Ever been unwell and your lower back and groin ached? Your lymph nodes would have been swollen from fighting off the virus. Remember where lymph vessels hang out? Near nerves.

If you are experiencing hip ache when not actively fighting off a virus. The body may be struggling to clear the lymph in the abdomen, creating a bottleneck lower down. Lymphatic congestion in the abdomen can also inflame nerve endings from branches coming from the spine round to the front. This may be experienced as lower back pain. Abdominal massage combined with stimulation of lymphatic juncture points around the body can help to restore healthy lymph flow, especially when combined with exercise and breathing techniques.

Hernias, organ prolapse and diastasis recti

Close up picture of stomach wall separation (diastasis recti)

Our core muscles and connective tissues help to manage pressure within the body. The low pressure in the thorax and higher pressure in the abdomen and pelvis essentially sucks the organs up towards the diaphragm.

This means that we don’t feel the weight of our organs, pilled on top of our pelvic floor. There is a lightness to the body. If the pressure isn’t managed well over extended periods or is too great for the body to withstand, hernias may develop, organs may prolapse or the stomach muscles may separate (diastasis recti) at the midline to accommodate, create more space and lessen the pressure.


An abdominal massage won’t reverse a hernia but can help reduce restriction in the core musculature and connective tissue which is important when healing a prolapse or stomach muscle separation. Ideally when we breathe, talk, shout or exercise these pressures are balanced by small amounts of movement occurring in all directions of the torso. This is difficult if, for example, our obliques are tense and tight as they sandwich the ribs. If the ribs cannot move well, pressure won’t be well distributed throughout the thorax and abdominal space.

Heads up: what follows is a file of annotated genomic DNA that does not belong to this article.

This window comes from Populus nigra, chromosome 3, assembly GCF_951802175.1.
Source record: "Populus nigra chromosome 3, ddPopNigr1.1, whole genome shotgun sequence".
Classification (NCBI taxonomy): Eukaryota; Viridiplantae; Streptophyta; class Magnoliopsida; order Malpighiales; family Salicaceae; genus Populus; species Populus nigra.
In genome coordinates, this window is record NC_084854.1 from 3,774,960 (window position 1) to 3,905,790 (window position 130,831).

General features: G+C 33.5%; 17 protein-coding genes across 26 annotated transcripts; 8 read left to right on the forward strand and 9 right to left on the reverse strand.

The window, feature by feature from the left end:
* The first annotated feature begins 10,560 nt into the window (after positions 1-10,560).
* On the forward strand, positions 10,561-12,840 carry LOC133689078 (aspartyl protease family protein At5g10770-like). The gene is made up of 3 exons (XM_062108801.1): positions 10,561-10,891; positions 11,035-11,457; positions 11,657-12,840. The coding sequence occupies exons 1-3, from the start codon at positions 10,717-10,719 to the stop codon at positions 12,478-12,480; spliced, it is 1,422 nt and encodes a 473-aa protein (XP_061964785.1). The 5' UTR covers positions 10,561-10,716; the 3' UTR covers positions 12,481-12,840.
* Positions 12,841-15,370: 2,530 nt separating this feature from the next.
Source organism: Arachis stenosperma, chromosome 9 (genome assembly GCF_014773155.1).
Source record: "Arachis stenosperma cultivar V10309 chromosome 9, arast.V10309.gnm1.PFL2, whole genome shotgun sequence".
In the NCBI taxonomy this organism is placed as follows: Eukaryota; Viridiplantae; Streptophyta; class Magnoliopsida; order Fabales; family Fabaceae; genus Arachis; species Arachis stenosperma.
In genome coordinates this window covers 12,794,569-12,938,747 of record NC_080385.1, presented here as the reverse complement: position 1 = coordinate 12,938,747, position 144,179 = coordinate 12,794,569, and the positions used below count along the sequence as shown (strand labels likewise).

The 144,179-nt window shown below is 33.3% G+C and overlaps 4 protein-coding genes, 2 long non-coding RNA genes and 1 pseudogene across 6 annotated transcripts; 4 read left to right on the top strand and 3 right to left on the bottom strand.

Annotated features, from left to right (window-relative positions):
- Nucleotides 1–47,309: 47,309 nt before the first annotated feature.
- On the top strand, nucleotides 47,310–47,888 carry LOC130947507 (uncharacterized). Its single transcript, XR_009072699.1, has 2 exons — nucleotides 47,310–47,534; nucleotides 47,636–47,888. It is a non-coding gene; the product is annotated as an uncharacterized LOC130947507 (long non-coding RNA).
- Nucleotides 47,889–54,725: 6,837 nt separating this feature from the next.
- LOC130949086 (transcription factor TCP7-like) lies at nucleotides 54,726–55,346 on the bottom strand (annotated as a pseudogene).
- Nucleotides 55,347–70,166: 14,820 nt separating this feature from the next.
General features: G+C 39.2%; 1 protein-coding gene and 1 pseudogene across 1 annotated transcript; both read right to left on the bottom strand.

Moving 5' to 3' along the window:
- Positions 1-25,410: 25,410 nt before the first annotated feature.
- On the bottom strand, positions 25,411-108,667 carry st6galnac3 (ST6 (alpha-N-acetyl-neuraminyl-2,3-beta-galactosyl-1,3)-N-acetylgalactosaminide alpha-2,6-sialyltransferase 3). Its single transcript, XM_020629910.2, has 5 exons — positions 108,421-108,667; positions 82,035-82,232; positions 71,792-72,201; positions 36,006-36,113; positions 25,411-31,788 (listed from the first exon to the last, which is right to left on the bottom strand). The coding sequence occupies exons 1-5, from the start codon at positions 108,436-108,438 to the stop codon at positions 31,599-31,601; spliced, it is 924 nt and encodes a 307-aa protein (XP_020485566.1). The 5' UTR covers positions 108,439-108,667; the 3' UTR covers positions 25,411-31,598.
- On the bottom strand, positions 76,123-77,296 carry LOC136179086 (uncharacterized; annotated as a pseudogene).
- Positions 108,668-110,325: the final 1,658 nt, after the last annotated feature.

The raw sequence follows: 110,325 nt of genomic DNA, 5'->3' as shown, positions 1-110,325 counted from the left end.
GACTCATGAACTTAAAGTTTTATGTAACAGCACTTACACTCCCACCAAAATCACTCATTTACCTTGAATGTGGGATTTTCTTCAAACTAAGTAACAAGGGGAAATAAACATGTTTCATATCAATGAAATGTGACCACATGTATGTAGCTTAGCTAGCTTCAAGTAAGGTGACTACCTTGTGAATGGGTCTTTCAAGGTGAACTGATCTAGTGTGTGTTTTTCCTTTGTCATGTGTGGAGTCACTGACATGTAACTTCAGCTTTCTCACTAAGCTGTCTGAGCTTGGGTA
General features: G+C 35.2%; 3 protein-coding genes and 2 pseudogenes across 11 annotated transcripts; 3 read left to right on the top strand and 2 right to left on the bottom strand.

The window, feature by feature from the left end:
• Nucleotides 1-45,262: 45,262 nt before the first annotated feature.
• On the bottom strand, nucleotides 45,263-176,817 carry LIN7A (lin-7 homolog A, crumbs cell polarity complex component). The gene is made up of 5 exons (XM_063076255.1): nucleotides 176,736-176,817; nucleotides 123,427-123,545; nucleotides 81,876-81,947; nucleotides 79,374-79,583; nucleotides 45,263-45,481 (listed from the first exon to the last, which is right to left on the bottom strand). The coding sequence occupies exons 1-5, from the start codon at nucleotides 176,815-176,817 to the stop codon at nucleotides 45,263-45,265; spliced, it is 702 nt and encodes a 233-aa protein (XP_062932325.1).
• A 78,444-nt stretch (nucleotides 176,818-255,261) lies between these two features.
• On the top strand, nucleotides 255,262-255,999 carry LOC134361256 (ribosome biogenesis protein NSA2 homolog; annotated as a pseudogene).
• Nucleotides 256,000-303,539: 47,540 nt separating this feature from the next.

Belly sucking, stress and abdominal massage in west Oxford

Sucking in the belly, stress, anxiety and even bulimia are a few examples of how we can develop a habitual tensing of our abdominal muscles and around the organs.

Imagine during the height of covid, how your body would tense and clam up if someone sat right next to you without a mask and started coughing. You would tense, clam up and instinctively hold your breath right?

How many people forget to breathe when exercising. Habitually holding their breath and abdomen tight, then gasping for air?

During an abdominal massage, I help counteract these patterns of holding tension. Coaxing the tissues to find a more appropriate resting tone by helping the tissues relax.
Note that the aim isn’t for everything to become soft jelly. Our abdominals are handling changing pressure all the time. The more supple they are though, the better able to perform this role.

Abdominal massage is a lovely gentle way to keep the organs healthy and our nerves happy, alleviating fatigue and pain. Many also choose abdominal massage in West Oxford to promote healing of pressure system issues such as pelvic organ prolapse or diastasis recti (stomach muscle separation).

Whether you have a specific area of concern or love the idea of optimizing your health by creating a healthy spacious environment for your organs, I would love to hear from you.

If you would like to experience an abdominal massage in West Oxford send me a message to get booked in or click here to learn more about working with me.

Massages are carried out at my home in the beautiful Cotswold village of Alvescot in West Oxfordshire

No time to read this blog now, bookmark it to read when you have your next cup of tea.

I hope that you found this article useful. If you know anyone that would love the idea of an abdominal massage, why not share this post with them.

If you are interested in learning how else massage can promote health. Why not have a look at my recent blogs on my massage and movement offerings.